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GAJARSA, Circuit Judge.

This is a patent infringement case. Thomson Corporation and I-Deal, LLC (collectively “Thomson”) appeal from a final judgment, after a jury trial, that the asserted claims of U.S. Patent No. 6,161,099 (“the ’099 patent”) are not obvious, that Thomson willfully infringed the asserted claims of the ’099 patent, that Muniauction, Inc. is entitled to approximately $77 million for lost profits damages enhanced for Thomson’s willful infringement, and that Thomson is permanently enjoined from continued infringement of the ’099 patent. Muniauction, Inc. v. Thomson Corp., 502 F. Supp. 2d 477 (W.D. Pa. 2007). Because claims 1, 9, 14, 31, 36, and 56 of the ’099 patent are obvious as a matter of law, the judgment of nonobviousness is reversed as to these claims.
Similarly, because Thomson does not infringe the remaining asserted claims as a matter of law, the judgment of infringement is reversed, and the remainder of the final judgment is vacated.


The ’099 patent is directed to electronic methods for conducting “original issuer auctions of financial instruments.” ’099 patent col.2 ll.49–50. Specifically, the ’099 patent is directed to original issuer municipal bond auctions over an electronic network, e.g., the Internet, using a web browser. Id. at col.1 ll.13–15. In this type of auction, the municipality (“issuer”) offers its bonds to underwriters (“bidders”), who typically bid on and purchase the entire bond offering, i.e., all-or-none bidding, and thereafter resell individual bonds to the public. Id. at col.6 ll.11–13. A bond offering may be a package of debt instruments consisting of bonds having different principle amounts and having different maturity dates. Id. at col.6 ll.19–22. A bidder submits a price and a related interest rate represented by a coupon for each of the bonds differentiated by a respective maturity date. Accordingly, the best bid is determined according to the true interest cost (“TIC”) to the issuer based on the blended rates for each package of the aggregated submissions made by the bidder. Id. at col.6 ll.20–26, col.9 ll.4–55. In addition to all-or-none bidding, the ’099 patent discloses maturity-by-maturity bidding by which a bidder may bid on less than the entire debt offering. Id. at col.5 ll.23–65, col.13 ll.31–33.

The ’099 patent discusses many prior art electronic auction and trading systems, yet criticizes those systems as inapplicable to original issuer auctions of financial instruments. Id. at col.2 ll.49–60. The ’099 patent also discusses the Parity® electronic bid submission system, developed by 21st Century Municipals, Inc. for use in municipal bond auctions. “The PARITY bid submission system allows bidders who have previously obtained and installed appropriate software to electronically submit bids in an auction over a computer network.” Id. at col.3 ll.4–7.

The ’099 patent criticizes the Parity® system for three reasons. First, the prior art system requires bidders to obtain and install the Parity® software prior to participating in an auction over the computer network; second, the system “is designed to be used together with fax and other bid submission methods during an auction”; and third, the system operates as a sealed bid system in which the received bids are not evaluated and no feedback is provided to the bidders until the auction closes. Id. at col.3 ll.4–12.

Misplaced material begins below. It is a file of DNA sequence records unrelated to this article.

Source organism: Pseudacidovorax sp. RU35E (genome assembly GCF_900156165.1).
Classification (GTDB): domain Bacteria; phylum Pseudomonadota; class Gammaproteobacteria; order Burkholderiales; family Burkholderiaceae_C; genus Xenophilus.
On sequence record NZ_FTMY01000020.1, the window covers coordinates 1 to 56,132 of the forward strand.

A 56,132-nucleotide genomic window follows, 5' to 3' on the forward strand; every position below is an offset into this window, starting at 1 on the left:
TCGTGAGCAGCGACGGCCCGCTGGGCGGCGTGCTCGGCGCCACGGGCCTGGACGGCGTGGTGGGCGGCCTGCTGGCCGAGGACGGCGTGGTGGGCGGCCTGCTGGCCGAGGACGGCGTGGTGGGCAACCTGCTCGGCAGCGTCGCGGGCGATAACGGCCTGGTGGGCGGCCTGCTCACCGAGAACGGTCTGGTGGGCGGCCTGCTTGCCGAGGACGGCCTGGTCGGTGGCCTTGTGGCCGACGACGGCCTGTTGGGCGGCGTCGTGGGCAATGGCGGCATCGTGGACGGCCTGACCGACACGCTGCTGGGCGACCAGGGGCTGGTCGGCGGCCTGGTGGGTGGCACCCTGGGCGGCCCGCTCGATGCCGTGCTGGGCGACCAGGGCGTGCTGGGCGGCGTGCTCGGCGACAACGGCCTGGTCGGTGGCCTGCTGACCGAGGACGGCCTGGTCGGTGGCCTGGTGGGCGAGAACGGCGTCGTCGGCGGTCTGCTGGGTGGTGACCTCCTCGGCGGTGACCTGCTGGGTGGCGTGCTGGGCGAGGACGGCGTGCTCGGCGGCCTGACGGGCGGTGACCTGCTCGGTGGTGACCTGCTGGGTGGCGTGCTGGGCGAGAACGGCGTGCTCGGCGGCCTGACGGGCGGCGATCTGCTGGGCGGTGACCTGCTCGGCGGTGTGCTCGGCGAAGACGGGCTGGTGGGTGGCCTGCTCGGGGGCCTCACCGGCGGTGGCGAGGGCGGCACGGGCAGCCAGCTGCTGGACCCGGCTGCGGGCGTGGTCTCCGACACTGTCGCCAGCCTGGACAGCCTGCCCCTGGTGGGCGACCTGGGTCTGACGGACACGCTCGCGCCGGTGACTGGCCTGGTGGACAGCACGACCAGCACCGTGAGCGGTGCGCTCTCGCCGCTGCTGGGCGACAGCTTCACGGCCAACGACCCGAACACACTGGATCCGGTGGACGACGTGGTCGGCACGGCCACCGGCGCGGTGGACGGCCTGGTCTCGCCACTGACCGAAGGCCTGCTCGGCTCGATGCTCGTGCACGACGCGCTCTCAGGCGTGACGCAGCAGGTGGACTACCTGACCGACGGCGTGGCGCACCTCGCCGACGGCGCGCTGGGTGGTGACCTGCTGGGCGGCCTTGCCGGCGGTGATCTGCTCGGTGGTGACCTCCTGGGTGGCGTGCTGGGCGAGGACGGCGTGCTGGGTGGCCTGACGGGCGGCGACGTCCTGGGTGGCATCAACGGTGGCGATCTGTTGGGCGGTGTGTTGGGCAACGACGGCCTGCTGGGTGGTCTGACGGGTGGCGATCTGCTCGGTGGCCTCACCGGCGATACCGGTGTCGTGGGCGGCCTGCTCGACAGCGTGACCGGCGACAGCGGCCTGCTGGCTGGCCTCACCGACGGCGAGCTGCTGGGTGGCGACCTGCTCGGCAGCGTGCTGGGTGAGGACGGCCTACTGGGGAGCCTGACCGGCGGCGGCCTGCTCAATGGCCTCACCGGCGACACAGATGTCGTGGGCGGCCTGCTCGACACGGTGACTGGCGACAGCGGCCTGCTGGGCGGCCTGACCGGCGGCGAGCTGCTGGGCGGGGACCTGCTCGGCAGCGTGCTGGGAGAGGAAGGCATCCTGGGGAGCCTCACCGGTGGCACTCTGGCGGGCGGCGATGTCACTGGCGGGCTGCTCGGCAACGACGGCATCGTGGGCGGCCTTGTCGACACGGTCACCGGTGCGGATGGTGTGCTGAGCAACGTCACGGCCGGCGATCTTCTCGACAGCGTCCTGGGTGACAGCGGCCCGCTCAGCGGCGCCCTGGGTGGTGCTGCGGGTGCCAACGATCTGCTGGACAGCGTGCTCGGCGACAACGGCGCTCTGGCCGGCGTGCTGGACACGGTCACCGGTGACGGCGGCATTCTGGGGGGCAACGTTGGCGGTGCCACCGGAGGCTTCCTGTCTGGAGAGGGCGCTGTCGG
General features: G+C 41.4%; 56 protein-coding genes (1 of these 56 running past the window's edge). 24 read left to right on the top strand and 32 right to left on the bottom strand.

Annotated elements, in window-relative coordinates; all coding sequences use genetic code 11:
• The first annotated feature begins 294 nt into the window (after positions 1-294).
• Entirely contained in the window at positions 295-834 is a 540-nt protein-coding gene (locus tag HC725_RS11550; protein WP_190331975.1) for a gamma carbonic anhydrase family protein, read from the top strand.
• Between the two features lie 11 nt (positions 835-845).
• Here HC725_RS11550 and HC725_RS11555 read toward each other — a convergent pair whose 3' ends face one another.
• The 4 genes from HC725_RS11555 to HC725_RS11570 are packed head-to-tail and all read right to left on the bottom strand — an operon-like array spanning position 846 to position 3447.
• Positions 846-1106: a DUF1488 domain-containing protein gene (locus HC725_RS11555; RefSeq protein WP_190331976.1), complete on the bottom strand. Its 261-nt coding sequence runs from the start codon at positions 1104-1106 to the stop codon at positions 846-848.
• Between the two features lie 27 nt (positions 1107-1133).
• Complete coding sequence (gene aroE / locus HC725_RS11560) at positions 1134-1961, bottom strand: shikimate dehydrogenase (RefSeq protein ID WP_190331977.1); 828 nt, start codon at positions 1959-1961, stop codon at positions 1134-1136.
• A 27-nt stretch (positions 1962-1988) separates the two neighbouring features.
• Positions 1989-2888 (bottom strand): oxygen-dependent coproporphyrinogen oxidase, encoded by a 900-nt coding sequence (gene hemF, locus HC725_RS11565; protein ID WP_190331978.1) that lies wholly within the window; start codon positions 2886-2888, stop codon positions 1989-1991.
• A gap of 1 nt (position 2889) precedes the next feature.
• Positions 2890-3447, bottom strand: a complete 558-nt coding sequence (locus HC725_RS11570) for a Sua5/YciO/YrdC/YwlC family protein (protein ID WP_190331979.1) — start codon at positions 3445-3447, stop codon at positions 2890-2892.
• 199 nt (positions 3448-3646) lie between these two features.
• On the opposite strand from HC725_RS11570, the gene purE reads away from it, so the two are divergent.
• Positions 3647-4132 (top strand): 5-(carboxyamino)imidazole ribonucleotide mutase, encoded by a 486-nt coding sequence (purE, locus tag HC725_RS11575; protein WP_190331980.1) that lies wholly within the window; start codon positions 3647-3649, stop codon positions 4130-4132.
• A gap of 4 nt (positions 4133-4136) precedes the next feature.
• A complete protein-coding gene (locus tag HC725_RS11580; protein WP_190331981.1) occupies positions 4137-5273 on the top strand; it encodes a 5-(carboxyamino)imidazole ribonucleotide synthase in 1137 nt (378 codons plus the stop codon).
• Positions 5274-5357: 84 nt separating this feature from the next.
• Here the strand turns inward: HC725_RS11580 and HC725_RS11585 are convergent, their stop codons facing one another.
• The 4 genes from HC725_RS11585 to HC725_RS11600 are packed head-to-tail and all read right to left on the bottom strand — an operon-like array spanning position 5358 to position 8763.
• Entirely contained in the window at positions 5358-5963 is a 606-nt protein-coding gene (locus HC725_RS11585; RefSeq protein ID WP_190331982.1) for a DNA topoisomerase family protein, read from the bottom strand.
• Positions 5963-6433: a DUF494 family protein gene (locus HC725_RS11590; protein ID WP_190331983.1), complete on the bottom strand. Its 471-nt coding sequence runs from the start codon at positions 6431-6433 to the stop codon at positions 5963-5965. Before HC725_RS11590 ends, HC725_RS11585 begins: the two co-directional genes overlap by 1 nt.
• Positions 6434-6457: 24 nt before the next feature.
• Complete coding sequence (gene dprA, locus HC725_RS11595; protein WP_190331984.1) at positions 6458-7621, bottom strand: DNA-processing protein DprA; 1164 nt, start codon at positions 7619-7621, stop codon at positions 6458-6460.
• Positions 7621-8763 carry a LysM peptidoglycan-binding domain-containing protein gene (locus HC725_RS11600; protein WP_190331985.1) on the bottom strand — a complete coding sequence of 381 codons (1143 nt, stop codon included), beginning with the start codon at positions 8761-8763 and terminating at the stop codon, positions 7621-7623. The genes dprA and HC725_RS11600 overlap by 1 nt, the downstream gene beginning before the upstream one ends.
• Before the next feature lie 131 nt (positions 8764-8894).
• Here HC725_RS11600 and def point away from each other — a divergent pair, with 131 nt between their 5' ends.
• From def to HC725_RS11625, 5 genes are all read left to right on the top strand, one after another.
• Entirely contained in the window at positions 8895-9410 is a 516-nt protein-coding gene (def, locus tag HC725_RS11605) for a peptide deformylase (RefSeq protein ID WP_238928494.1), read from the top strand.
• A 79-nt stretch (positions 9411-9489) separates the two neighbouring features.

Accordingly, the invention of the ’099 patent provides an “integrated system on a single server” that allows issuers to run the auction and bidders to prepare and submit bids using a conventional web browser, without the use of other separate software. Id. at col.5 ll.13–28. The system of the ’099 patent also allows issuers to monitor the progress of the auction and allows bidders to monitor their bid vis-à-vis the current best bid. Id. at col.12 l.60 to col.13 l.60. Claim 1 states:

In an electronic auction system including an issuer’s computer having a display and at least one bidder’s computer having an input device and a display, said bidder’s computer being located remotely from said issuer’s computer, said computers being coupled to at least one electronic network for communicating data messages between said computers, an electronic auctioning process for auctioning fixed income financial instruments comprising:

inputting data associated with at least one bid for at least one fixed income financial instrument into said bidder’s computer via said input device;

automatically computing at least one interest cost value based at least in part on said inputted data, said automatically computed interest cost value specifying a rate representing borrowing cost associated with said at least one fixed income financial instrument;

submitting said bid by transmitting at least some of said inputted data from said bidder’s computer over said at least one electronic network; and

communicating at least one message associated with said submitted bid to said issuer’s computer over said at least one electronic network and displaying, on said issuer’s computer display, information associated with said bid including said computed interest cost value,

wherein at least one of the inputting step, the automatically computing step, the submitting step, the communicating step and the displaying step is performed using a web browser. Next Page ->

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